What is UDL?
Universal Design for Learning (UDL) is a framework for curriculum design that fosters an inclusive learning environment. Minimizing barriers to learning reduces the need for individual accommodations and helps to ensure that all students have an equal opportunity to succeed. Providing multiple pathways to achieve course outcomes motivates and engages students with different learning styles, needs, and abilities.
UDL is a research-informed approach based on current scientific understanding of how people learn. Rather than a prescribed set of steps and procedures, it is a mindset that proactively considers how to optimize the learning experience by supporting the needs of diverse students. A universally designed course integrates multiple means of representation (how content is delivered), action and expression (how students demonstrate their knowledge), and engagement (how students participate).
Learn more about UDL by checking out the following resources:
- National Center on Universal Design for Learning
- UDL in Postsecondary Education: Reflections on Principles and Their Application (Rose et. al. 2006)
What services do you offer?
- Consultations are one-on-one or small-group meetings in which we explore specific issues, challenges, or questions related to UDL implementation or best practices. Typically, an initial consultation ranges from 45 minutes to 90 minutes in length, depending on the complexity of the issues being discussed.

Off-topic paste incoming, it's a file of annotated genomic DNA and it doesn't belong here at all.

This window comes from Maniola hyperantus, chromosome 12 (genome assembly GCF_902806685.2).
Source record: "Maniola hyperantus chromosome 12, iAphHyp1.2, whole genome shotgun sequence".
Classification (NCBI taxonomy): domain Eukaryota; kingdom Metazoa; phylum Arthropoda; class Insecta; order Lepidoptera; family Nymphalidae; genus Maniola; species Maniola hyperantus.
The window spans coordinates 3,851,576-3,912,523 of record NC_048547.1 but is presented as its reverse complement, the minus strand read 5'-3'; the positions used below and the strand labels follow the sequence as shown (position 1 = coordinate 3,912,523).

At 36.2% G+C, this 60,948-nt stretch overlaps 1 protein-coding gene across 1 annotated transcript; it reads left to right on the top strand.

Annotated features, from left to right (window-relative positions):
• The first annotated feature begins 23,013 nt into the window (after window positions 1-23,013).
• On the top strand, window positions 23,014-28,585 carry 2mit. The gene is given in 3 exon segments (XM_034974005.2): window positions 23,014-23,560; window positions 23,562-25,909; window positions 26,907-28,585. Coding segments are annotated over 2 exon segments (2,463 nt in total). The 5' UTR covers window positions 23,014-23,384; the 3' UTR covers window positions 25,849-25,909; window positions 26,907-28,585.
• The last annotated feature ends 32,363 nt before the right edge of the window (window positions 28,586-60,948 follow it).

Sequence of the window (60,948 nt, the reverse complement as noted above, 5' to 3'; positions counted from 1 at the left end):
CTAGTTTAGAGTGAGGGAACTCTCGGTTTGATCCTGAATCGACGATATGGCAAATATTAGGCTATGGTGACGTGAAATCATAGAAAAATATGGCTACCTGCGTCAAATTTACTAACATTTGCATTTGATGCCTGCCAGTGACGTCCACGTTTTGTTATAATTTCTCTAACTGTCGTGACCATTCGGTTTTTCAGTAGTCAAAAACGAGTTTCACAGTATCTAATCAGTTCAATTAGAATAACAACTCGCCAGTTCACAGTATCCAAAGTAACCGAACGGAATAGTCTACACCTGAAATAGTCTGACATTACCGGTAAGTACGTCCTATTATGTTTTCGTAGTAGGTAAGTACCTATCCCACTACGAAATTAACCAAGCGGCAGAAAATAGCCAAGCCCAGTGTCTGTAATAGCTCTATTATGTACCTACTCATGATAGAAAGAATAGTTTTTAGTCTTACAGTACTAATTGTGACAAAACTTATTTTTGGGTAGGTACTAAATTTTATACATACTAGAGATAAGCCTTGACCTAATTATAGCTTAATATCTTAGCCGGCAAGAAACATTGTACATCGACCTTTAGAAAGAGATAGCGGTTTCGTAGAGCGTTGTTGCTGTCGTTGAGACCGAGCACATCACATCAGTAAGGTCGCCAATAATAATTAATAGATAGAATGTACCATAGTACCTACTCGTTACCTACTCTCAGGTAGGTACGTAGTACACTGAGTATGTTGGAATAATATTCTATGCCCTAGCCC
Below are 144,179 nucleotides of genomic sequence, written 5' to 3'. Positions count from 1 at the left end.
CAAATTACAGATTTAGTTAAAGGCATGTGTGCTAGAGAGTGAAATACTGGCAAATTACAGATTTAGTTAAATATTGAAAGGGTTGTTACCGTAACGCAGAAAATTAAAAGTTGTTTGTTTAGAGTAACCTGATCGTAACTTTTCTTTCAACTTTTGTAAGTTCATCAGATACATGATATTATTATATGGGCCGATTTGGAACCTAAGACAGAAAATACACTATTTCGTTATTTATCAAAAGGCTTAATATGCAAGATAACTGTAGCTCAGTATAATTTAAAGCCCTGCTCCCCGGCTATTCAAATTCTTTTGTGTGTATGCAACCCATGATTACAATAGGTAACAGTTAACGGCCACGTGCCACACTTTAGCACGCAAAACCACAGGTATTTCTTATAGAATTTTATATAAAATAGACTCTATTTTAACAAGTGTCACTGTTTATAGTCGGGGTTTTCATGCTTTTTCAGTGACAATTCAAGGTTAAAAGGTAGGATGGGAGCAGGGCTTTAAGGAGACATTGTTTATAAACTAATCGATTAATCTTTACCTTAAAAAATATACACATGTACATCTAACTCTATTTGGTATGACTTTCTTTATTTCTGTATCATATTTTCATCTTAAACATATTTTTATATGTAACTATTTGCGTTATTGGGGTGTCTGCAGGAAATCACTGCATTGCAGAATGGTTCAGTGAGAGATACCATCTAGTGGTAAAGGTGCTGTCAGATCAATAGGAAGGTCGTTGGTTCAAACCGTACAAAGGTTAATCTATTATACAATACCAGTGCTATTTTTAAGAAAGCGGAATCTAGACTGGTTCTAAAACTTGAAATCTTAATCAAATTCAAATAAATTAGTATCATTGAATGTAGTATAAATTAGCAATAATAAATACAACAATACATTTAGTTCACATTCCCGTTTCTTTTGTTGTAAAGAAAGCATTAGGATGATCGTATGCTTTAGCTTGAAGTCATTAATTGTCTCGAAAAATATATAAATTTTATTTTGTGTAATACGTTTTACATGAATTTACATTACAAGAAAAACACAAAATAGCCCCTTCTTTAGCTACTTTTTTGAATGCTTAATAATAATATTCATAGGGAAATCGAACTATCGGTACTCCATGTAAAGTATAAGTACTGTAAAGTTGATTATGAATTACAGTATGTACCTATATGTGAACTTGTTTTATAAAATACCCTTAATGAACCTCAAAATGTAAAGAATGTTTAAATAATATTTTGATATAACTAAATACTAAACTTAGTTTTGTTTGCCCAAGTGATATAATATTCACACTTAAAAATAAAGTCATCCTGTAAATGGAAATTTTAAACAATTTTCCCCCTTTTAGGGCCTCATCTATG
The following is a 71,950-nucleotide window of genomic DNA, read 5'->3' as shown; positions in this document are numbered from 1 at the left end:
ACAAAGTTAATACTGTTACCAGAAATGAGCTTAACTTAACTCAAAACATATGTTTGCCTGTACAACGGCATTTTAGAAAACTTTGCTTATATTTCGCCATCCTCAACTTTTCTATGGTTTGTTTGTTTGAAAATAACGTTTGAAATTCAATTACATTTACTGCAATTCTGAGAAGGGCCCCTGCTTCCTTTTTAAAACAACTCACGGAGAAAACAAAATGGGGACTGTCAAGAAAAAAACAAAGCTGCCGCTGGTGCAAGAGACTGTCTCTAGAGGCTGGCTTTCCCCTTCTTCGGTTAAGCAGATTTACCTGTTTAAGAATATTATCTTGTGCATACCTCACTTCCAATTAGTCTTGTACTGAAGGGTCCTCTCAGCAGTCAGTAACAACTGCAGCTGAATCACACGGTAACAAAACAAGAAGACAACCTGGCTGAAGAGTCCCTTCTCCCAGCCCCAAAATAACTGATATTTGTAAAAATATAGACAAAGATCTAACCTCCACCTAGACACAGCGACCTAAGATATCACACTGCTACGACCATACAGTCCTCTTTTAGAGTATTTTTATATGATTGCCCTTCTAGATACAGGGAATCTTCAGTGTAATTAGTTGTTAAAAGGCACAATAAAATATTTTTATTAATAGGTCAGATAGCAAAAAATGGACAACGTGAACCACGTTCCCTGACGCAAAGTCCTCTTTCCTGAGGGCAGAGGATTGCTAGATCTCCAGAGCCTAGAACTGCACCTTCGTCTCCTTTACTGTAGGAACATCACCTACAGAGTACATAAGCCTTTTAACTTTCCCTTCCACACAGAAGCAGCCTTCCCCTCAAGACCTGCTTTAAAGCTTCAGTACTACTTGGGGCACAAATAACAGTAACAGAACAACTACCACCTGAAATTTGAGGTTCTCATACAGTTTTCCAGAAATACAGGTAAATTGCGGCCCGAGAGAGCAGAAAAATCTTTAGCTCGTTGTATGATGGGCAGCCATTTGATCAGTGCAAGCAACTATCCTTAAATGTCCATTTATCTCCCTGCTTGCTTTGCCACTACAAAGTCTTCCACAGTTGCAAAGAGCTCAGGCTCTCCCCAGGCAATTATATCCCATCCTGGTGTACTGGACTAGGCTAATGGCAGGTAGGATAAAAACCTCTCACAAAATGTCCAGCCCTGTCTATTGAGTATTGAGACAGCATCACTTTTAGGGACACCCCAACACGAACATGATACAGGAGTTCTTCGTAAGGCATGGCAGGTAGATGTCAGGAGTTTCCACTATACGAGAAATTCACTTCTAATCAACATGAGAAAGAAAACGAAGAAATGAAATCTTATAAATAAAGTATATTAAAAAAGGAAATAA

- On-demand Trainings provide hands-on opportunities to engage with UDL principles and best practices. Our one-hour Introduction to UDL trainings provide foundational knowledge, models best practices, and offers implementation tips in an engaging, interactive session that is appropriate for any audience. Upon request, we will develop a custom workshop to address specific audiences, topics, needs, or challenges.
How can I request a service?
OIT staff are available to provide on-demand training and support for individuals, departments, or groups. Any of our offerings can be tailored to address issues specific to instructors, courses, programs, and/or disciplines.